May I Have This Dance?

May I Have This Dance?

By Bill Thornbrook

It seems as if every year concludes with short days and a long holiday season seemingly crammed with more social occasions than the calendar can possibly accommodate. For some, these events may include a fancy New Year’s Eve ball. But even those of us who stay home to watch the Times Square ball drop on TV will recognize that opportunities for couples to come together can extend well beyond First Night. The chance to dance may arise at any season of the year with proms, weddings and similar celebrations.

The tradition of “formals” persists today, but arguably the heyday of such galas was the Victorian era, both in Europe and the United States. At those times decorated ballrooms hosted well-dressed couples as they executed elaborate dance steps in tandem to the music of a live orchestra.

While the custom of dancing itself goes on, most everything else has changed – including the music, the dance moves, and the attire. Certain other elements of those former times have not survived into the present. For example, the dance card has pretty much gone the way of the Lindy Hop.

Dance cards were little printed programs, measuring about 3 x 4 inches, that listed the order and kind of dances to be performed during the evening –waltzes, two-steps, etc. Opposite each number on the list was a blank space to be filled in with the name of a prospective partner. The card itself was usually enclosed in an attractive printed folder that served as a souvenir of the evening. To facilitate the sign-up, a tiny pencil might be suspended from the program by a fancy cord.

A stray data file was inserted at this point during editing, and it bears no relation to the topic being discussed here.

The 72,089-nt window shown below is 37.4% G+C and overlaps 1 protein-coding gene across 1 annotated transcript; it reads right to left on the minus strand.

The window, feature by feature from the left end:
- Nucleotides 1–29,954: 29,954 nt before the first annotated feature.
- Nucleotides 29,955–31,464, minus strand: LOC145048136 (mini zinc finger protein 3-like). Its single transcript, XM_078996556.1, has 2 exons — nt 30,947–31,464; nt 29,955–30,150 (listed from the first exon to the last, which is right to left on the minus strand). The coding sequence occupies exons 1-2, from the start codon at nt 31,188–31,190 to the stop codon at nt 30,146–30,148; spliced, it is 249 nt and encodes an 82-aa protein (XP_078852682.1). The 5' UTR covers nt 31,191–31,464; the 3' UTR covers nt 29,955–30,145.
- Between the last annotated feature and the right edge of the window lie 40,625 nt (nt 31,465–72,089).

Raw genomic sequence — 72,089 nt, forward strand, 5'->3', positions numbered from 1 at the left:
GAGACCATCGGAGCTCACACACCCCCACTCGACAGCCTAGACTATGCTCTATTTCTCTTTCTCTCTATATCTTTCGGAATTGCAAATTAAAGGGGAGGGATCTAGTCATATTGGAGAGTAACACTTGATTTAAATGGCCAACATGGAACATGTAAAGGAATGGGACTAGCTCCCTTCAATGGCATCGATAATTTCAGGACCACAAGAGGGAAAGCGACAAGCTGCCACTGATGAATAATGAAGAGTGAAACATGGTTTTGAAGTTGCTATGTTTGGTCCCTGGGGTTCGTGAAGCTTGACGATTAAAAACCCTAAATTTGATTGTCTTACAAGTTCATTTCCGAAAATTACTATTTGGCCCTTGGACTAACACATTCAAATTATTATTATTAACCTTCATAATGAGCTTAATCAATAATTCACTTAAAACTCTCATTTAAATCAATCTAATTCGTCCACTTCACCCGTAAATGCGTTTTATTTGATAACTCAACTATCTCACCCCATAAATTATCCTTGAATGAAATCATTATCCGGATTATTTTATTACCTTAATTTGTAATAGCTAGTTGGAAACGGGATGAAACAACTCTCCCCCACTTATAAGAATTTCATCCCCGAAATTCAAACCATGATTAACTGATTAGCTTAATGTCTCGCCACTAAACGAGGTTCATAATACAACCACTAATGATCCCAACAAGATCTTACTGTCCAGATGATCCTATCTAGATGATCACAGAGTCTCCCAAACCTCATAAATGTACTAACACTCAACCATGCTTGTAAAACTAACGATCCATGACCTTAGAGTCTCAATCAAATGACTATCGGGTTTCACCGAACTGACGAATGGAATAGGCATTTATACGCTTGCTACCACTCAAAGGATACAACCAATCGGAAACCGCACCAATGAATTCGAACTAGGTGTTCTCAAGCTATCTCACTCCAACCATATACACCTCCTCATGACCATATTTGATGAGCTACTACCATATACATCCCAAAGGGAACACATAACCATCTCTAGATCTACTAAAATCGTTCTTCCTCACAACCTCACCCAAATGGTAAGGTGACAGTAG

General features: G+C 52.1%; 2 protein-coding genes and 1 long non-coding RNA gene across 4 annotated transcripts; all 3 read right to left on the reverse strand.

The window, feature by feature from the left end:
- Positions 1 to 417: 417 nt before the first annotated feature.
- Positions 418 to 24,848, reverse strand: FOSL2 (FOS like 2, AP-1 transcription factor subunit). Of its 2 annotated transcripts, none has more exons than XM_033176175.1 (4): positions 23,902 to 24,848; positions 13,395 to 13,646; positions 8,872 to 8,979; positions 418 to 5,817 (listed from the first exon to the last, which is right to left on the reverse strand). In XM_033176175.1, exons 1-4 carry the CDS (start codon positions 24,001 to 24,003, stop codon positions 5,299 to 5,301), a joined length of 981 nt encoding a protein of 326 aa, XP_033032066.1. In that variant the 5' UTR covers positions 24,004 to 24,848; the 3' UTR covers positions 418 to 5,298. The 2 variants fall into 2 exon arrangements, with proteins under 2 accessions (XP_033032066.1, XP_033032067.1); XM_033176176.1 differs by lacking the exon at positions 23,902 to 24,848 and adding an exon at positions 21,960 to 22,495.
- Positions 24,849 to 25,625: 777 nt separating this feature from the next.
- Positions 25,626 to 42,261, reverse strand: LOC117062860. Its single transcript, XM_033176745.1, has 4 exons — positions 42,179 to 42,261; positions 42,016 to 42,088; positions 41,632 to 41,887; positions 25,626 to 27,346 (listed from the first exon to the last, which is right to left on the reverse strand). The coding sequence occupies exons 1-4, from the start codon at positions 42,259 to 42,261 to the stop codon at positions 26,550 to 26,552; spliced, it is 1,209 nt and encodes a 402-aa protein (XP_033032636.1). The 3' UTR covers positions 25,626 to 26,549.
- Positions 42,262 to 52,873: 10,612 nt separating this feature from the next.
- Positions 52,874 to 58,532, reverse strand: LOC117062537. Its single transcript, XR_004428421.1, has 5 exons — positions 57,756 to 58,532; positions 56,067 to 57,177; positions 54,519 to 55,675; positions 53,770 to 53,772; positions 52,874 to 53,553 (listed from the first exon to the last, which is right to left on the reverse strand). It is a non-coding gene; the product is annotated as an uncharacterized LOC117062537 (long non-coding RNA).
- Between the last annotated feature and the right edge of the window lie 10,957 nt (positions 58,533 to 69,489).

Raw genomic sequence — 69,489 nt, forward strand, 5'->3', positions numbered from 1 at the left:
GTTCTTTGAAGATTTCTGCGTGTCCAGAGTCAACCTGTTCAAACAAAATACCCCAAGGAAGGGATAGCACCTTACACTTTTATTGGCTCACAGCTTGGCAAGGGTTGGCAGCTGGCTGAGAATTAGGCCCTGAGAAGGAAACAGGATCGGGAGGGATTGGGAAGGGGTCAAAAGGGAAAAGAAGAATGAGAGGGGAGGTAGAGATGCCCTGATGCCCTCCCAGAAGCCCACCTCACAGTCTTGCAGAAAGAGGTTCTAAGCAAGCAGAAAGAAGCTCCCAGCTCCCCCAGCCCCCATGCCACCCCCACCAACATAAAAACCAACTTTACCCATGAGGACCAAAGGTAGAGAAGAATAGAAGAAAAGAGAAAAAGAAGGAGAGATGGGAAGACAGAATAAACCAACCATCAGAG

Bits of paper ephemera, like dance cards, can provide real insights to the small, now-forgotten details of ordinary life as it was once lived. For instance, how else might we discover whether young people in a place like rural Vermont were enjoying the same dance steps that were popular in the Boston suburbs or in New York City during the late nineteenth century? Without these little traces of historical litter, it would be harder to find out.

Serious students of dance history consult these lists to determine what dances were popular and where and when they were introduced. Patterns will emerge through the comparison of multiple examples from different regions. Taken together, the systematic study of dance cards, ballroom guides, diaries and letters can reveal much to historians about changing fashions in the nineteenth-century ballroom.

Today, ephemera collectors may come across vintage dance cards tucked into a pack of old letters, pasted into a scrapbook, or mixed in with picture postcards and similar items on a dealer’s table. Prices are modest, generally just a few dollars, because demand is low and most people don’t know much about them. Yet it is worth remembering that, on a special evening long ago, each of these little cards was once grasped by a hand that trembled with excitement and anticipation.

May I Have This Dance?